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Diarmuid Gavin: 10 do’s and don’ts for designing gardens

diarmuid gavin 10 tips for designing gardens

The TV gardener talks to Hannah Stephenson about his own mistakes over the years, and how others can avoid pitfalls in their plots.

Diarmuid Gavin admits even he’s made some faux pas in his time – especially when he looks back at some of the dramatic changes he made to people’s plots in his early TV make-over shows.

“There were a couple of times when, with the exuberance of getting a chance to create a garden and being given a budget, you put everything in but the kitchen sink,” recalls the Irish Garden designer and TV presenter, 54. “Garden design and gardening is definitely a craft that you learn as you go along.”

So, what are the most common design mistakes people make?

“People are too fussy with line or shape, or it might be with using too many materials. Simplicity is often lost,” says Gavin. “People also tend to use too many plants. Why plant three trees, when one will do? There can be too much colour competing for attention.”

Here, Gavin, who is judging the Young Landscapers Award at this year’s BBC Gardeners’ World Live show, offers some top tips on the dos and don’ts of garden design..

1. Don’t leave plants in your car
“If you leave plants in the boot after a trip to the garden centre, you may find them wilted and light-starved a few days later. This is also true with packets of seeds. A huge percentage of those purchased remain in foil-wrapped comfort and don’t make it into the warming soil. So, prepare the ground before you shop and when you get home from a trip to the garden centre, don’t just reminisce about the tea and apple pie you had in the swish cafe – while your plants sweat in a sauna!”

2. Don’t upset the neighbours
“Check if you need planning permission for projects. I once I created a courtyard garden in Birmingham with an in-built lift. The terrace rose at the flick of a switch to reveal a subterranean room for evening entertainment. A neighbour complained, the council got involved, and the sleek paving was no longer permitted to rise.”

dont go ott on colour

3. Don’t go OTT on colour
“Be careful about the colours you choose when painting walls, fence panels or sheds. Cobalt blue may look good in an exotic garden in Marrakech but on the yard wall of a two-up-two-down with a distinct lack of warming sunshine, it may feel a little forlorn. I’m responsible for many awards of garish candy pink due to an obsession with the work of Mexican architect, Luis Barragan.”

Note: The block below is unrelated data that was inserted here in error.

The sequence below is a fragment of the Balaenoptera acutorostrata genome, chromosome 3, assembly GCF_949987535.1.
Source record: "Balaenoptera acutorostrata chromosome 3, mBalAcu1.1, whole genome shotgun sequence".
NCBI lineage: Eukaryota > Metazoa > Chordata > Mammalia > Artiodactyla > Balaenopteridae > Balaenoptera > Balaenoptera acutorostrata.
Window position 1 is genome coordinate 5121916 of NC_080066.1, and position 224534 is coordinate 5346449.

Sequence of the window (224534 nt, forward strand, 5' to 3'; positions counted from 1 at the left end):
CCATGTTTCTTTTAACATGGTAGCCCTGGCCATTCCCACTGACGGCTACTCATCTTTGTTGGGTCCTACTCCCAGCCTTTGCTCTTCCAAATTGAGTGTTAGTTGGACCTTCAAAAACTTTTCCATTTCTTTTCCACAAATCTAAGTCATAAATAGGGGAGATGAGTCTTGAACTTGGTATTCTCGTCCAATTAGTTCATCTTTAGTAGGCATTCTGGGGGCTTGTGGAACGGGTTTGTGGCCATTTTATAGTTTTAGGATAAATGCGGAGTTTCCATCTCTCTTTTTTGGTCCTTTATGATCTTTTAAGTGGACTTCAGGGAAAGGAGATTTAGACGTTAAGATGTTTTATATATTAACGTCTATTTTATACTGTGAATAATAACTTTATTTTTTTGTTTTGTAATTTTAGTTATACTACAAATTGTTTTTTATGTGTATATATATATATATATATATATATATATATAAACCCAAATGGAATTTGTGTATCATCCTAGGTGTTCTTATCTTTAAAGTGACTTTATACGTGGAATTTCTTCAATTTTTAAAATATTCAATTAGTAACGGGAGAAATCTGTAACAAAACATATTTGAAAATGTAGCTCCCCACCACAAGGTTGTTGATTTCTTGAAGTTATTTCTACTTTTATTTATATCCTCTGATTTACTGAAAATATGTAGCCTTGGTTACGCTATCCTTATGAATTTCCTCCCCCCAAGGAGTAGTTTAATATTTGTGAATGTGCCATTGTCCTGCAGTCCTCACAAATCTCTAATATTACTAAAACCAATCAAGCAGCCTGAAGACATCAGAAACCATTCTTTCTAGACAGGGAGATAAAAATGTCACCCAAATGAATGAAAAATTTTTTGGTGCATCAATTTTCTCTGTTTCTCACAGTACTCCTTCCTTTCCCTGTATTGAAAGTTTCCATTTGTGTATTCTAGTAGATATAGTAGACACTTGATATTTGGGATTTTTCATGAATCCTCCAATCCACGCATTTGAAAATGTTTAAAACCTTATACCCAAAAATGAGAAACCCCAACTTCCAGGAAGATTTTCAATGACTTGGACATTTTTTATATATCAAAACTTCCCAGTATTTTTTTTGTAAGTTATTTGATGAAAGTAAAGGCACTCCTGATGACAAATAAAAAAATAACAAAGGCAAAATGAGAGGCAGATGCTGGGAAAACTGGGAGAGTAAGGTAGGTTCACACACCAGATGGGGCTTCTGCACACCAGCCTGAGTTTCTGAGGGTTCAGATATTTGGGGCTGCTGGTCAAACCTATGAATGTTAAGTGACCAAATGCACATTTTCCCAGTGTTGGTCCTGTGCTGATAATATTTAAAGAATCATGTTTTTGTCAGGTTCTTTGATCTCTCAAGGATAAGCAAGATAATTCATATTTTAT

4. Don’t use too many different stones
“If you’re planning on a hard landscaping project, keep in mind that less can be more. There’s so much choice of natural stone and paving products available in DIY stores and patio centres that temptation can lead you to purchase a few different styles of brick or slab. Combining a number of different colours and finishes can be tricky. For greater coherence with a design, stick to one product or theme.”

5. Do find out your soil type
“The most important thing about gardening is understanding your soil and putting plants where they are going to be happy. Most of us don’t do that. Digging and understanding what the soil needs to make it better is vital. There’s no point putting rodgersias or primulas in a dry part of the garden.”

6. Do pair up clashing colours
“I like clashing colours, and when we did that in my mechanical garden (Chelsea, 2016), I tried to go against the norm, so I’d have pastel pinks but then I’d also try a bomb of geums in tangerine, just to explode it. Whatever statement you’re making, make it! I don’t believe in the whole colour wheel thing or any of these rules. We’d all end up with gardens looking exactly the same if we follow them.”

do make use of green

7. Do make use of green
“If you are going for a bling garden in which you want every colour in the sun, you want the Smarties pack, absolutely fantastic, but we undervalue green. I find greenery really cooling and beautiful. Don’t underestimated the effects that you can get from the contrast of shades and the shape of leaves, because that can be beautiful too. Then work some colour in to highlight certain areas.”

do give yourself room on your patio

8. Do give yourself room on your patio
“Lay out a table and six chairs around it before you lay your patio, and understand the amount of circulation you’ll need. We are beginning to live outdoors on patios and decks, whenever the weather’s in our favour.”

9. Do try to hide paths
“You need good pathways, although I was always a devil for not putting in pathways and making people walk across lawns, because pathways always dominated my sight lines. I do have a path issue. In certain areas, where they create very strong lines, I don’t like them, so hide or disguise them if you can.”

10. Do plant next to the house
“Have a little bit of planting right next to the base of the house, taking into account your drainage and that you don’t want water seeping into the brickwork. But planting close to the house will soften the building. You can do it with contemporary architectural plants, using topiary such as buxus in a modernist house. In a suburban house, you can use something quite gentle, like billowing lavender, with climbers shooting up in-between. They soften the landscape and the view looking back to the house from the garden. If you can’t plant next to the house, use pots and containers and install an irrigation system.”

BBC Gardeners’ World Live takes place at the NEC Birmingham from June 14-17. For more information, see bbcgardenersworldlive.com

At Home With L’homme: 3 decor themes for style-conscious chaps

ideal houses for sale for men

Man caves have come a very long way. Gabrielle Fagan reveals the trends to tap into now.

The days of men taking a backseat when it comes to decorating are long gone. In fact, they’re now well and truly in the driving seat when it comes to their own homes, and often still ensuring their taste is reflected in shared spaces.

They’re design-literate, and just as keen to show off their branded homeware as they are the designer contents of their wardrobes, and their desire for relaxing, practical spaces is in step with the whole trend for functional homes, where character and personality shine through.

So call it what you will – man cave, bachelor pad, or boy base – there’s no excuse for that men’s room not looking stylish any more, with an array of cool kit and furnishings now designed with men in mind. Here are three style personality types, and inspiration for getting the look…

houses for sale ideal for males

Mr Cool & Contemporary
Less is more for this man and he demands high design and quality for everything, from the contents of his wardrobe, to his car and his decor.

Measured and analytical, he’ll put endless research into sourcing furnishings and furniture that’s just right, and regard them as investments which will turn his home into a space worth bragging about.